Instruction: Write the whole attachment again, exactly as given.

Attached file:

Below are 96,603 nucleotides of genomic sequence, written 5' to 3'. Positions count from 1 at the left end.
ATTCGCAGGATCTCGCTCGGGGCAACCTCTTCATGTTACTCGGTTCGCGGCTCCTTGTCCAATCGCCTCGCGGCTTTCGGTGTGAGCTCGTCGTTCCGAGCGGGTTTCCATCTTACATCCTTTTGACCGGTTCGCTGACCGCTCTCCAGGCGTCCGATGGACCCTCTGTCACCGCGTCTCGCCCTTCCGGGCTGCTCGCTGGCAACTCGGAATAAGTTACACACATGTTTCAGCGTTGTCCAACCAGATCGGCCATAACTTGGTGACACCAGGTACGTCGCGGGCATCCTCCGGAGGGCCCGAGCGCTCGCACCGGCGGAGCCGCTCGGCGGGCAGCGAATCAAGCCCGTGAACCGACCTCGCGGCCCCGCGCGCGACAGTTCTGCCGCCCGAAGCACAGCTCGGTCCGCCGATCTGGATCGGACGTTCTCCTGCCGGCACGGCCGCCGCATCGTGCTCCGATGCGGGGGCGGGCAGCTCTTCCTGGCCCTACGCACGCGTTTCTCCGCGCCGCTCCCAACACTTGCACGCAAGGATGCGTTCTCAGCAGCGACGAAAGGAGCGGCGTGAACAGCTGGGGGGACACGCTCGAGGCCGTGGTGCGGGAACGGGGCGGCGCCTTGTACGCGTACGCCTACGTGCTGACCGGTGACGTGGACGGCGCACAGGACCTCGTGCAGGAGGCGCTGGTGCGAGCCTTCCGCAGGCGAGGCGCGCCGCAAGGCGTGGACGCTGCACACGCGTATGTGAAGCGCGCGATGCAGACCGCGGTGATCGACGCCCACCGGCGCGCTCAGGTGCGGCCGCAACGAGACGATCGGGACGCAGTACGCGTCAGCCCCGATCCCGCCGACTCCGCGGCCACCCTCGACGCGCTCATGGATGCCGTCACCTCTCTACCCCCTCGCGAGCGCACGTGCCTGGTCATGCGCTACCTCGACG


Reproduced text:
Below are 96,603 nucleotides of genomic sequence, written 5' to 3'. Positions count from 1 at the left end.
ATTCGCAGGATCTCGCTCGGGGCAACCTCTTCATGTTACTCGGTTCGCGGCTCCTTGTCCAATCGCCTCGCGGCTTTCGGTGTGAGCTCGTCGTTCCGAGCGGGTTTCCATCTTACATCCTTTTGACCGGTTCGCTGACCGCTCTCCAGGCGTCCGATGGACCCTCTGTCACCGCGTCTCGCCCTTCCGGGCTGCTCGCTGGCAACTCGGAATAAGTTACACACATGTTTCAGCGTTGTCCAACCAGATCGGCCATAACTTGGTGACACCAGGTACGTCGCGGGCATCCTCCGGAGGGCCCGAGCGCTCGCACCGGCGGAGCCGCTCGGCGGGCAGCGAATCAAGCCCGTGAACCGACCTCGCGGCCCCGCGCGCGACAGTTCTGCCGCCCGAAGCACAGCTCGGTCCGCCGATCTGGATCGGACGTTCTCCTGCCGGCACGGCCGCCGCATCGTGCTCCGATGCGGGGGCGGGCAGCTCTTCCTGGCCCTACGCACGCGTTTCTCCGCGCCGCTCCCAACACTTGCACGCAAGGATGCGTTCTCAGCAGCGACGAAAGGAGCGGCGTGAACAGCTGGGGGGACACGCTCGAGGCCGTGGTGCGGGAACGGGGCGGCGCCTTGTACGCGTACGCCTACGTGCTGACCGGTGACGTGGACGGCGCACAGGACCTCGTGCAGGAGGCGCTGGTGCGAGCCTTCCGCAGGCGAGGCGCGCCGCAAGGCGTGGACGCTGCACACGCGTATGTGAAGCGCGCGATGCAGACCGCGGTGATCGACGCCCACCGGCGCGCTCAGGTGCGGCCGCAACGAGACGATCGGGACGCAGTACGCGTCAGCCCCGATCCCGCCGACTCCGCGGCCACCCTCGACGCGCTCATGGATGCCGTCACCTCTCTACCCCCTCGCGAGCGCACGTGCCTGGTCATGCGCTACCTCGACG